Every Christmas my mum would always check to see if Terry Pratchett had a new book out. It was always her go to present for me. It became a tradition. Looking back she bought me every book in the series since the first one came out in 1985. I have read all of his books except the last one. He is without doubt my favourite author. Funny, clever, inspirational and with a boundless imagination. The last book was written as his Alzheimer’s took hold. He wasn’t able to finish the planned final scene as his heath rapidly deteriorated.

Sadly both my mum and Terry have now left us.

I miss those Christmas evenings. Sat by the fire. The new Pratchett book in one hand and a box of miniature Cadbury chocolate bars in the other (mums second go to present).

After mum left us I had one final discworld novel to read. But I just couldn’t bring myself to do it. It just didn’t seem right. The tradition was broken. I think part of me also realised that it would be a deeply emotional process as well. Memories of two stunningly beautiful people flooding the pages of the final novel.

But now the we have crossed the line. The Shepherds Crown has arrived by post. The 41st and final discworld novel. Tonight I will start this cathartic experience. It won’t be easy but as it’s a Pratchett novel, it will also be brilliantly funny. The mini chocolate bars will be replaced with copious amounts of black coffee. I don’t think I am ever going to have such a book reading experience again – it feels like a once in a lifetime event.

The process has started I read the first couple of lines. Even those brought a tear to my eye. This one is for you Mum and Terry.

It was born in the darkness of the Circle Sea; at first just a soft floating thing, washed back and forth by tide after tide. It grew a shell , but in its rolling tumbling world there were huge creatures which could have cracked it open in an instant.”

44 thoughts on “This funny book is going to make me cry…

  1. That’s how I felt about ice cream sandwich bars. My grandmother loved them and I would eat them with her. When she died I couldn’t eat them, much less look at them.

    I do now because of my daughter. I have new traditions now. I have to. I felt being under the waves of grief was holding me back.

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  2. If we are to fully appreciate this life we live then it cannot be one-sided, with only ever happy memories – we have to experience both sides, appreciating each for what they can give to us, however difficult that can be at times.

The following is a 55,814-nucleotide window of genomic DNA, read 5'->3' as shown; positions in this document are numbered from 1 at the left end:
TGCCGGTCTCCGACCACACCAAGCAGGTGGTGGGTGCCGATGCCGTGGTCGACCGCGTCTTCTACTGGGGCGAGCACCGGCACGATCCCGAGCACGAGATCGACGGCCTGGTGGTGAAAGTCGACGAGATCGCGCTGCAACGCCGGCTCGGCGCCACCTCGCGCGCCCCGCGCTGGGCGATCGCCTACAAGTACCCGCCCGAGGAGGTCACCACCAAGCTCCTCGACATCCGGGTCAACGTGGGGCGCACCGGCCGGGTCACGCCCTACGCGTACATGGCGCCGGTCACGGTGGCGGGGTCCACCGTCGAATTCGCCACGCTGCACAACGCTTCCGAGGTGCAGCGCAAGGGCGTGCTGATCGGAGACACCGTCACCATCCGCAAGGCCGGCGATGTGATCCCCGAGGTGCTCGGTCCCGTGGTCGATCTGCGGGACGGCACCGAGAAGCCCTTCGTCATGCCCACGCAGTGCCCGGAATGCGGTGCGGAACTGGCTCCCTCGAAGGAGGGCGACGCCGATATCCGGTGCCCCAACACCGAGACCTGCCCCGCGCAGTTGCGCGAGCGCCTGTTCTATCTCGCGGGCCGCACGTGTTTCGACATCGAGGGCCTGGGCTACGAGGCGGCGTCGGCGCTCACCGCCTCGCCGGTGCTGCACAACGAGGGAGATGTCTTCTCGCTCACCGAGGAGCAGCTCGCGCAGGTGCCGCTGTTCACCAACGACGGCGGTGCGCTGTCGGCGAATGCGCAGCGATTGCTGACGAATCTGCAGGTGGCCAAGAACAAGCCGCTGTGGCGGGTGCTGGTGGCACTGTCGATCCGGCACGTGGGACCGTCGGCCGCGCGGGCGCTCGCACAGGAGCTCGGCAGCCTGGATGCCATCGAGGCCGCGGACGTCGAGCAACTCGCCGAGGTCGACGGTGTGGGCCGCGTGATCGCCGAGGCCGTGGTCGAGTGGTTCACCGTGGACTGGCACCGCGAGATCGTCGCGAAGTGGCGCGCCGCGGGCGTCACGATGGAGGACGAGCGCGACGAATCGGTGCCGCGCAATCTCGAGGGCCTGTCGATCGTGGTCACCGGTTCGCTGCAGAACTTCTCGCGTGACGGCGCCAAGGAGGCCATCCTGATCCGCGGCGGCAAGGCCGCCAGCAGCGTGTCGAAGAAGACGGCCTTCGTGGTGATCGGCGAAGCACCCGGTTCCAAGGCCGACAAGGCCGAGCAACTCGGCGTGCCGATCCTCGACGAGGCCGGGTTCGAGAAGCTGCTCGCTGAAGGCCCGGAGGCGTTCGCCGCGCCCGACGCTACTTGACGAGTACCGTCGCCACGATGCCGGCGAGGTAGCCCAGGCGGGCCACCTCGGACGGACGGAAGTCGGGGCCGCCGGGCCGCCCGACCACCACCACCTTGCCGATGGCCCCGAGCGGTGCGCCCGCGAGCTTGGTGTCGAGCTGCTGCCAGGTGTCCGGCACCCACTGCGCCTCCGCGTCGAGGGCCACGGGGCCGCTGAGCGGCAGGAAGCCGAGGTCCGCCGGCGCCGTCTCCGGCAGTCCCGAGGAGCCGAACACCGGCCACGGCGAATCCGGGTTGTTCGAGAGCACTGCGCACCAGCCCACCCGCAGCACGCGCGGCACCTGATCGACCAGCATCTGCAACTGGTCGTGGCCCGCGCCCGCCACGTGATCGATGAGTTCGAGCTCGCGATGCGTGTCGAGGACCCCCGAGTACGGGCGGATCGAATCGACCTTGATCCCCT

Treasure the book, relish in it, come what may.

    … and have a big box of tissues or a pile of hankies handy. ๐Ÿ™‚

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  3. Ah Terry. Iโ€™m a long way short of them all but I agree with his imagination. As unique as Douglas Adams. If they had a spawn I donโ€™t think the paper could have been designed that wouldnโ€™t have flambed itself with laughter. Just reading the co-authored Good Omens He did with Gaiman. You can feel Pratchett throughout it. Genius. Enjoy your treat….

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  4. This is why I haven’t touched all the Sherlock Holmes books of my father’s. It’s so bloody hard to read them without hearing his voice, which makes me smile and cry all at once. x But do take the journey, and read. And maybe your son will walk this same journey through Disc World, too. xxxxxx

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  5. It is a terrible shame about Pratchett. His novels were a lot of fun… even though some of them seemed to be four hundred page set ups for really bad puns.

    I think the Night Watch novels were my favorite…

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  6. Terry Pratchett has been one of my favorite authors for a long time, and for a long time I read everything he wrote as soon as the paperback was available. My reading fell away a bit when the kids were born, so I have a fair bit of catching up to do…

    Enjoy the book ๐Ÿ™‚

    Liked by 1 person

      1. They do. I’m enjoying the fact that they are all a bit older now and a bit less demanding and am slowly catching up on my backlog of unread books. Still a long way to go though.

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